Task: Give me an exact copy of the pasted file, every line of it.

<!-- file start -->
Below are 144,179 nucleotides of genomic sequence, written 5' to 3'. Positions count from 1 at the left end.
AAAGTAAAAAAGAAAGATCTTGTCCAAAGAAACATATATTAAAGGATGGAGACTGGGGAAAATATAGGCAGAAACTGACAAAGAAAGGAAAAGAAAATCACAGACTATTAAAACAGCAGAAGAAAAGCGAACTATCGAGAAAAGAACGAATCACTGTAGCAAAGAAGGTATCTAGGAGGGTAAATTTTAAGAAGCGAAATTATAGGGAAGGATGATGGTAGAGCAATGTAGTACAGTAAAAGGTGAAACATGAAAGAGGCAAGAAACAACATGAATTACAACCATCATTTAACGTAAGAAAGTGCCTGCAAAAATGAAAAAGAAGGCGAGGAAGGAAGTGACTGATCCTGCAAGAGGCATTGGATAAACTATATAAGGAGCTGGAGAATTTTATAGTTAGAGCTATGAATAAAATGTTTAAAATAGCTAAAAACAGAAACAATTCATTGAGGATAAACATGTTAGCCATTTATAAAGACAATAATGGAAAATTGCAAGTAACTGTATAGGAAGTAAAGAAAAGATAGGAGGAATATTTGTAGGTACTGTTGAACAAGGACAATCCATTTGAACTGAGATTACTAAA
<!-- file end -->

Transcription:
Below are 144,179 nucleotides of genomic sequence, written 5' to 3'. Positions count from 1 at the left end.
AAAGTAAAAAAGAAAGATCTTGTCCAAAGAAACATATATTAAAGGATGGAGACTGGGGAAAATATAGGCAGAAACTGACAAAGAAAGGAAAAGAAAATCACAGACTATTAAAACAGCAGAAGAAAAGCGAACTATCGAGAAAAGAACGAATCACTGTAGCAAAGAAGGTATCTAGGAGGGTAAATTTTAAGAAGCGAAATTATAGGGAAGGATGATGGTAGAGCAATGTAGTACAGTAAAAGGTGAAACATGAAAGAGGCAAGAAACAACATGAATTACAACCATCATTTAACGTAAGAAAGTGCCTGCAAAAATGAAAAAGAAGGCGAGGAAGGAAGTGACTGATCCTGCAAGAGGCATTGGATAAACTATATAAGGAGCTGGAGAATTTTATAGTTAGAGCTATGAATAAAATGTTTAAAATAGCTAAAAACAGAAACAATTCATTGAGGATAAACATGTTAGCCATTTATAAAGACAATAATGGAAAATTGCAAGTAACTGTATAGGAAGTAAAGAAAAGATAGGAGGAATATTTGTAGGTACTGTTGAACAAGGACAATCCATTTGAACTGAGATTACTAAA